Outline and illustrate three characteristics of sense-data. (15 marks) Anticipate the following characteristics: • We are immediately/directly acquainted with sense-data, (from which we infer a mindindependent reality). • Sense-data are (usually) mental or mind-dependent. • Sense-data exist only as they are perceived. • Reports regarding sense-data are incorrigible. • Sense-data are nothing other than how they appear – they have no hidden depths. • The sense-data I experience will vary according to the conditions in which I perceive an object.
• Sense-data, unlike physical objects, can have indeterminate process. • Sense-data and physical objects/distinguishing sense-data. Illustrate examples are likely to differ depending on the points being made and can be drawn from various sources: Illusions and delusions (e. g. bent sticks, mirage, hallucinations), perceptual relativity (the real shape of the coin, the real properties of the table), phenomenology (apparent and real speckled hens) or time-lag arguments (seeing the ‘sun’) that distinguish between the way the world appears and the way it is.
Consider the claim that the weaknesses of representative realism outweigh its strengths. (30 marks) Knowledge and Understanding Anticipate the following outline of representative realism: There is a material reality independent of our perception of it – an external world – from which experience originates. But our perception of material objects is mediated via ‘ a veil of perception’. Our immediate awareness is of an ‘internal’ non-material something – ‘ideas’ or sense-data – that we take as representative of mind independent external reality.
The claim that there is an external world is a hypothesis. Interpretation, Analysis and Application Possible strengths • Unlike common sense, representative realism can account for illusions/hallucinations by proposing we experience ideas/sense-data. • Representative Realism gets the epistemological project right: I have to start from my own ‘experience’ and work outward to an external world. • Representative Realism acknowledges the scientific claim that mind-independent reality is not as it appears to us (and the primary/secondary qualities distinction might be used here to articulate this point.)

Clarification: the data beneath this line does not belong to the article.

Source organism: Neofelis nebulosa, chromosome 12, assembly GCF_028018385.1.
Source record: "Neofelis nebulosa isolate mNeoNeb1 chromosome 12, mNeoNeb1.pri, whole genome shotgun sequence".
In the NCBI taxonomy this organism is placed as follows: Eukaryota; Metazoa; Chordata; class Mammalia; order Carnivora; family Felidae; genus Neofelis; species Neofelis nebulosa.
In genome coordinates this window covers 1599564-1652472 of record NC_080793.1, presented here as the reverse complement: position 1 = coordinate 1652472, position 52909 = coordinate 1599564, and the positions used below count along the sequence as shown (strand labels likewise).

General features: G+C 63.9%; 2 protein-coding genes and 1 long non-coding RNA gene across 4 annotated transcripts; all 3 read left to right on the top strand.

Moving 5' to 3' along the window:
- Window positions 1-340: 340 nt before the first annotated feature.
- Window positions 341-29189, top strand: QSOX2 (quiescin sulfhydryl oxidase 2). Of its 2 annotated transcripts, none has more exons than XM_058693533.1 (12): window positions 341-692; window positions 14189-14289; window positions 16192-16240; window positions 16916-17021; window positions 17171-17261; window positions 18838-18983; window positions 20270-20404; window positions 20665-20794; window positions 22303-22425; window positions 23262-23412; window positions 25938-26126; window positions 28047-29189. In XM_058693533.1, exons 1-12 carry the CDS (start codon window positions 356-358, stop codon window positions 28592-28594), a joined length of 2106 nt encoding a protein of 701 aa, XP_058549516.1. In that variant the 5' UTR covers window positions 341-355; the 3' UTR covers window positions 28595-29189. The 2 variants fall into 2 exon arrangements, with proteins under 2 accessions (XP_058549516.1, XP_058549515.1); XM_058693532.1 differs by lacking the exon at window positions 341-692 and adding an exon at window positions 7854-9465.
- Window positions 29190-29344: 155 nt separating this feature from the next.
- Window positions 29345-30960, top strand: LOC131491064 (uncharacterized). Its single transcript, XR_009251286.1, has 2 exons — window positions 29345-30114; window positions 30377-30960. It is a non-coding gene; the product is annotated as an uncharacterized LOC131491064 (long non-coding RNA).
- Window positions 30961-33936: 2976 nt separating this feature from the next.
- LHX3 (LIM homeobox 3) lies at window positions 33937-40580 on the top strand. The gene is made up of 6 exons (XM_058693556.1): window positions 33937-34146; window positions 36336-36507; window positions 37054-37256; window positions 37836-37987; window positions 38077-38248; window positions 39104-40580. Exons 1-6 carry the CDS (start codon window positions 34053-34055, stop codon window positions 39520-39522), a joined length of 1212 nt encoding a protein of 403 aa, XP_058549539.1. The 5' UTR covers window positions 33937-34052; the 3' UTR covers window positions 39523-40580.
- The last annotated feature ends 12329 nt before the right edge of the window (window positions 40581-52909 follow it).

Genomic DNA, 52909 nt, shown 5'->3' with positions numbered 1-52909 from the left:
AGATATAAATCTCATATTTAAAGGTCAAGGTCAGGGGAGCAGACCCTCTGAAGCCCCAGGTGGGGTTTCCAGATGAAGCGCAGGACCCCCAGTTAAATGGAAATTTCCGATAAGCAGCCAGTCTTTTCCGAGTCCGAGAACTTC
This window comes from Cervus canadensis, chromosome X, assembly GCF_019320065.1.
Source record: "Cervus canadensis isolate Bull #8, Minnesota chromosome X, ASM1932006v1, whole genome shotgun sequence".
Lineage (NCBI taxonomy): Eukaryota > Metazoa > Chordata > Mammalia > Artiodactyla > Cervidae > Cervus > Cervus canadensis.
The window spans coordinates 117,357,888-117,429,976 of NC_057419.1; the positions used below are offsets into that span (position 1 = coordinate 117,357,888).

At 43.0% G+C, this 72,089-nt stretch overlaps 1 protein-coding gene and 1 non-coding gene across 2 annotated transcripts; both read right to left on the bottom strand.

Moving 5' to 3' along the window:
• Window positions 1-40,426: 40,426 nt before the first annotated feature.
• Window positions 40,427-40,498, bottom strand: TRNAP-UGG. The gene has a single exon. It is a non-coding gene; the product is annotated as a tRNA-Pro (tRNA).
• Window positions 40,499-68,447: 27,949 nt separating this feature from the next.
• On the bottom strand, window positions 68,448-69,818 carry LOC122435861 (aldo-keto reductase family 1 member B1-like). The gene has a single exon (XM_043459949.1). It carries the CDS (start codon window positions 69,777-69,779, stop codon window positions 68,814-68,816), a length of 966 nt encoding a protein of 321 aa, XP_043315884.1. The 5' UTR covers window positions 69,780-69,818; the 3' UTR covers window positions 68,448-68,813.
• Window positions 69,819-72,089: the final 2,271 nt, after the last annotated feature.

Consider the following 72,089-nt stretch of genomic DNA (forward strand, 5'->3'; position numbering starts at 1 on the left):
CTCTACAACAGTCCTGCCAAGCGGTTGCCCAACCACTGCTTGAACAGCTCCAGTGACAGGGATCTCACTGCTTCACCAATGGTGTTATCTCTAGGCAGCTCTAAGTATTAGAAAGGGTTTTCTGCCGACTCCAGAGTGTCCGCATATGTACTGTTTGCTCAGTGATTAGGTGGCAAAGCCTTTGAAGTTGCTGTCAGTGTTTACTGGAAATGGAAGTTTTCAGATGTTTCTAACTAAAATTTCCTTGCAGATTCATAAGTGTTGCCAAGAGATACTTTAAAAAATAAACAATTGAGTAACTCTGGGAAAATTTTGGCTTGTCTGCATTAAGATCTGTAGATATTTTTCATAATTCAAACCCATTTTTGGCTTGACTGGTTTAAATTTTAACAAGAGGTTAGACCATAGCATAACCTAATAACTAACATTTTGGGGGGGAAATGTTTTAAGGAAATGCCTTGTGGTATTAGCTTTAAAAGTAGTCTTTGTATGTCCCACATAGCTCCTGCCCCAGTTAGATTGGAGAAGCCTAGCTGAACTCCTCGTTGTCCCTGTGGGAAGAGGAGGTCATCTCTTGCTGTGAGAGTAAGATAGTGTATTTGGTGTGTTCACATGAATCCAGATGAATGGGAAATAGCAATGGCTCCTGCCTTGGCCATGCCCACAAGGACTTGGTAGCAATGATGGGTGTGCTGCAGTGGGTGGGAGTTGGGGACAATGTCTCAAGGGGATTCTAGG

• Representative realism acknowledges a distinction between appearance and reality but it is able to counter scepticism: it is reasonable to suppose that there is a mindindependent reality that impinges upon me in systematic ways, not subject to will, which my experience ‘represents’ in ways similar to your experience.
Possible weaknesses • Representative Realism is incompatible with Empiricism because it makes claims about mind-independent reality that transcend any possible experience: it makes empty assertions devoid of empirical consequences (e.g. ‘a something we know not what’); it illegitimately draws inferences from familiar experience (e. g. observations of casual relations) to support judgements regarding a reality that ‘must be strange’ (Russell).
• The apparatus employed by representative realism cannot avoid scepticism: a veil of perception intermediate between object and perceiver opens up an unbridgeable gap. • Representative Realism (at least in its ‘pure’ empiricist form) does not have the resources to escape solipsism.
• The scientific appearance/reality distinction need not have any exceptional ‘philosophical significance regarding what there is; it just regulates what counts as relevant/irrelevant when scientists do science (c. f. demarcation issues like ‘Are we doing psychology or sociology? ’ ‘Is that a philosophical point of history? ’). • A candidate might compare representative realism with other positions (e. g. idealism) just as long as the comparison highlights possible strengths and weaknesses of representative realism.
• Appeals to Occam’s Razor. Both direct realism and idealism are ontologically parsimonious contra representative realism. Assessment and Evaluation A candidate could argue for the following conclusions: • The weaknesses outweigh the strengths • The strengths outweigh the weaknesses • The strengths and weaknesses balance out, more or less. • Drawing out the implications of ‘something we know not what’ as Berkeley was to do. • Support of direct realism e. g. exceptions can be allowed if they can be explained, correction by other senses.
• Presuppositions of recognising deceptions, • Reid’s criticism of phenomenal variability – we can explain and predict. • External world seen as hypothetical, but is this like a scientific hypothesis? Verification issues. • How could we have the concept of a representation if we are only aware of representations. Analysis of how the concept works. • If we cannot know physical objects, then neither can we know their causal powers. • The external world could never be more than a probability. But how do we do the calculations needed for such a claim?